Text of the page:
- Do You Need a Trust for Investment Accounts With Beneficiaries?
- Can You Borrow Against a Charitable Remainder Trust?
- Can You Change the Beneficiaries of an IRA Account?
- What Do I Have to Do to Finalize a Revocable Trust?
- Can You Name a Charity as Beneficiary in a Revocable Trust?
- Can You Put Retirement Accounts in a Living Trust?
Setting up a trust is a valuable tool when planning for your family's financial future. A trust can hold a wide variety of assets, and as the grantor you can name the beneficiaries who inherit these assets after your death. A trust avoids probate court, making life simpler for the beneficiaries. However, federal and state estate taxes remain a consideration -- trust assets are not exempt. Researching the rules of the IRS and the state in which you live is especially important as tax law concerning estates changes frequently.
The federal estate tax changes regularly as Congress revises the tax code. By a new law passed in 2010, for example, the IRS exempted the first $5 million of assets from estate taxes beginning in the tax year 2011. Any assets over this amount were taxed at the rate of 35 percent. The IRS counts trust assets for purposes of the estate tax, whether the trust is revocable or irrevocable. For the tax year beginning January 1, 2012, Congress indexed the estate tax exemption to the rate of inflation, raising it to $5.12 million.
For married couples, one important feature of the new estate tax law was "portability" of the exemption from one spouse to the other. If a husband or wife died in 2011, the estate tax exemption of $5 million applied to that individual. With estates worth less than $5 million, any unused portion of the exemption passed to the surviving spouse. Therefore, a trust in the name of one spouse that contained $3 million in assets passed $2 million in additional exemptions to the surviving spouse upon the death of the first trust grantor. In order to claim this additional exemption, the surviving spouse must file IRS Form 706, the Estate Tax Return.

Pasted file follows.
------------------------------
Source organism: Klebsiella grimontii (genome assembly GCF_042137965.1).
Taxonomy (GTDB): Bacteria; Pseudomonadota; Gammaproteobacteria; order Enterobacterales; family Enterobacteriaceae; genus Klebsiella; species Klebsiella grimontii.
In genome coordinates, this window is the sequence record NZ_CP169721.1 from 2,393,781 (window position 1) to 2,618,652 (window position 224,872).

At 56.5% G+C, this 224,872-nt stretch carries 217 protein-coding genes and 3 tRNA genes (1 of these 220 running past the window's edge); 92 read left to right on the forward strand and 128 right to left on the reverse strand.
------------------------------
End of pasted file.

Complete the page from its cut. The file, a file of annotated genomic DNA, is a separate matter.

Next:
Many states have their own estate taxes, and none of them allow one spouse to claim the unused exemption due to the other spouse. In addition, some states allow an even smaller exemption than the federal law does. In Minnesota, for example, the estate tax exemption is only $1 million. A few states levy an inheritance tax on anyone who benefits from a transfer of estate assets. The beneficiary, not the estate, is responsible for paying the tax; several states set low or no inheritance tax on spouses or immediate family.
One popular method of protecting assets from estate taxes is to place the exemption amount -- whatever it may be this year -- into a trust with the other spouse as a beneficiary. When the trust grantor dies, that amount passes to the survivor, who does not have to include the assets in their own estate for tax purposes. "Portability" of the estate tax exemption, however, does away with this method. If one spouse can claim a part of the other's exemption, then any trust assets given to a surviving spouse are counted as estate assets.